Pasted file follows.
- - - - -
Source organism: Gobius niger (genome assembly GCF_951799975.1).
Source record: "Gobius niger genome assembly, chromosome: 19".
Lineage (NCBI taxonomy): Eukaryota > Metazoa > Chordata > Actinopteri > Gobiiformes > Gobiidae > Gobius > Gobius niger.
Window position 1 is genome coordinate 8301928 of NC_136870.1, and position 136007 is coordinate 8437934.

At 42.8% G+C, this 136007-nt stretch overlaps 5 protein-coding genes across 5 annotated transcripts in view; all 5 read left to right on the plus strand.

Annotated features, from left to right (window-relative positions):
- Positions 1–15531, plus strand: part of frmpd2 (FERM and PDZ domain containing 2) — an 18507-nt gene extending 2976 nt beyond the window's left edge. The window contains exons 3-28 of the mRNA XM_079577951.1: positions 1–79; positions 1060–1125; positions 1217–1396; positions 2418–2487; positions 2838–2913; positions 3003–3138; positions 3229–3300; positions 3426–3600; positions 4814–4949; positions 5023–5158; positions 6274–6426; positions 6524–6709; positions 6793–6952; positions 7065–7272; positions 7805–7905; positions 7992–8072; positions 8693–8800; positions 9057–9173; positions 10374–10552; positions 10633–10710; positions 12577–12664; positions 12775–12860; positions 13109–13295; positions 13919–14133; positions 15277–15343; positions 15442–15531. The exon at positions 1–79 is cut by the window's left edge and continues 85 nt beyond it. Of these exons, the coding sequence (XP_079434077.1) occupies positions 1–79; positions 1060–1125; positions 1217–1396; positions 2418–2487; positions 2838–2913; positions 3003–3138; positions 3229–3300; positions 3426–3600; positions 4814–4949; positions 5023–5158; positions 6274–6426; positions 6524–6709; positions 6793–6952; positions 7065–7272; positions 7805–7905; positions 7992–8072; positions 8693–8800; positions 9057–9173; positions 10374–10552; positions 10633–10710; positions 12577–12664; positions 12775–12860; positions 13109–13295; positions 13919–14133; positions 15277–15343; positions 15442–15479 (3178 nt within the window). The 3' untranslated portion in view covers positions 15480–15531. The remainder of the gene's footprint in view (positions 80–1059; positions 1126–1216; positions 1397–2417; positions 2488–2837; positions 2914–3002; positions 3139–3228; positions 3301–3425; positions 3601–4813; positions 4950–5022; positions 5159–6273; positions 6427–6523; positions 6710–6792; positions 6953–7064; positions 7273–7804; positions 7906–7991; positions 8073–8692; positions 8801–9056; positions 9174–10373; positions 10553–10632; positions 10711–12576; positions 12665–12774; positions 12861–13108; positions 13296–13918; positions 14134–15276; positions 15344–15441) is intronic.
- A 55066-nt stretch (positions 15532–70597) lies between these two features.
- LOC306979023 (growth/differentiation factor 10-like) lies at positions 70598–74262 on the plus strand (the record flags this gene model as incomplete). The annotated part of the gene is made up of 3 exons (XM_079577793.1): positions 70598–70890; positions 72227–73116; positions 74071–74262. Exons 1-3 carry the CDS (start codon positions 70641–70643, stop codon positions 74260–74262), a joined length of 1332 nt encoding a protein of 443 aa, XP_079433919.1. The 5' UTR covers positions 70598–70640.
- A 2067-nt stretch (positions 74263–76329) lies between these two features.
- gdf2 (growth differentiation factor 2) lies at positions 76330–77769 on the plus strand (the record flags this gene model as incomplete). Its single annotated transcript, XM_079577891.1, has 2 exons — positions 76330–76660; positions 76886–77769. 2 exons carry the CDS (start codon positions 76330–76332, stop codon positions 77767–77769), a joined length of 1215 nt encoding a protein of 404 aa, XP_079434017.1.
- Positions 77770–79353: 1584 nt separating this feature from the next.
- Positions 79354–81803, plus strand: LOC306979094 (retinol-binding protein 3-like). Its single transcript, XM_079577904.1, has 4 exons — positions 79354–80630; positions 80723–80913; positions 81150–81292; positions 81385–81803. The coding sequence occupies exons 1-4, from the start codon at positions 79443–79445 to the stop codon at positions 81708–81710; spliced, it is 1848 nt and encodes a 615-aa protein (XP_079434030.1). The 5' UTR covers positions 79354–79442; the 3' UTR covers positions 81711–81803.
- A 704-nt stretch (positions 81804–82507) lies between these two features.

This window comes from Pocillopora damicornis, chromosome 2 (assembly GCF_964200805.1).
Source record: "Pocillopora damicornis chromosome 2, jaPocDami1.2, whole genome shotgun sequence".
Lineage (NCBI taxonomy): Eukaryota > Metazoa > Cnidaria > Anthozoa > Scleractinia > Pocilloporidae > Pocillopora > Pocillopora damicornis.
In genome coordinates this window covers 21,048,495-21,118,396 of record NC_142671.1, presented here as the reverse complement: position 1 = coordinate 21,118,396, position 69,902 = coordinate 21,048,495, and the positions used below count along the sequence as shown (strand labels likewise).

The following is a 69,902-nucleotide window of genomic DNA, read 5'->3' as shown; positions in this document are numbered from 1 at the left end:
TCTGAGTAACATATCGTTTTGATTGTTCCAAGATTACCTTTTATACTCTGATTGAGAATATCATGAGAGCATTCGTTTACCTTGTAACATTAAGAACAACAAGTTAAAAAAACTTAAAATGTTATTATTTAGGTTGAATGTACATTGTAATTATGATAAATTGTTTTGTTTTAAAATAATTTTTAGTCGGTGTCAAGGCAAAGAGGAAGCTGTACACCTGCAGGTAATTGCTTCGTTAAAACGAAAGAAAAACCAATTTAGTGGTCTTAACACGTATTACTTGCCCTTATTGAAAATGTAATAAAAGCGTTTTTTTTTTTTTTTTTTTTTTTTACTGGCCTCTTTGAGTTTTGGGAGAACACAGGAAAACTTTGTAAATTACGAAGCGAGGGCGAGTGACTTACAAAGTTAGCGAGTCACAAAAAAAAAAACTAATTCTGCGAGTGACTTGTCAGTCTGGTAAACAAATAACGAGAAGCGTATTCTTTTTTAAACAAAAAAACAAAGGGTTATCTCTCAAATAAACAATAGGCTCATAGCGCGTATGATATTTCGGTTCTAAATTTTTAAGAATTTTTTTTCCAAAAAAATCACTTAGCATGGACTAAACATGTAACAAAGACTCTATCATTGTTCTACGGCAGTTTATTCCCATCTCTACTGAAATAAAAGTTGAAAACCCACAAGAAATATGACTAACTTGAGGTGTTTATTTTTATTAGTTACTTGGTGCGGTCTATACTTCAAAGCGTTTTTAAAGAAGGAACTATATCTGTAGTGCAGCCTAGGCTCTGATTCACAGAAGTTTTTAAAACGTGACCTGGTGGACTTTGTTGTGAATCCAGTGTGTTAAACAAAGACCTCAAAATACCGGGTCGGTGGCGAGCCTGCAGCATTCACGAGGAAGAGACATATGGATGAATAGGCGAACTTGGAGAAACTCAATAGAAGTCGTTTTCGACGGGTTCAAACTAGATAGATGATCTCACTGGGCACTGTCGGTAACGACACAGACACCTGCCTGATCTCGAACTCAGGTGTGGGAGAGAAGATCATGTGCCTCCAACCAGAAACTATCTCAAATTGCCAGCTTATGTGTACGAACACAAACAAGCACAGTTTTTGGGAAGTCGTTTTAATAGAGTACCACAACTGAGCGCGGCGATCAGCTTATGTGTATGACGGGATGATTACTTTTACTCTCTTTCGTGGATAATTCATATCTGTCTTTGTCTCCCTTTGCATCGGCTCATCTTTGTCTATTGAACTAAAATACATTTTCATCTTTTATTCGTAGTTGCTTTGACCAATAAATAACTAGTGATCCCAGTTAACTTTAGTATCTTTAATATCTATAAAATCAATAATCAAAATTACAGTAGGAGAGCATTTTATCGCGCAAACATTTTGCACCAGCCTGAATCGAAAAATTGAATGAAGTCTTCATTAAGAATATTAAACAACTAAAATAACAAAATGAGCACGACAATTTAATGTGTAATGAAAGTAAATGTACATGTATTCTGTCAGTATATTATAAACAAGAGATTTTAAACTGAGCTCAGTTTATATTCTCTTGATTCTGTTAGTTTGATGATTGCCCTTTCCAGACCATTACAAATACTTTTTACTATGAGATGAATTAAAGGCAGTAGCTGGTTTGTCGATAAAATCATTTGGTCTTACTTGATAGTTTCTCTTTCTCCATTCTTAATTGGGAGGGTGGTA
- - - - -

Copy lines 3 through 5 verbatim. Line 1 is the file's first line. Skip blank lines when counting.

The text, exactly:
Lineage (NCBI taxonomy): Eukaryota > Metazoa > Chordata > Actinopteri > Gobiiformes > Gobiidae > Gobius > Gobius niger.
Window position 1 is genome coordinate 8301928 of NC_136870.1, and position 136007 is coordinate 8437934.

At 42.8% G+C, this 136007-nt stretch overlaps 5 protein-coding genes across 5 annotated transcripts in view; all 5 read left to right on the plus strand.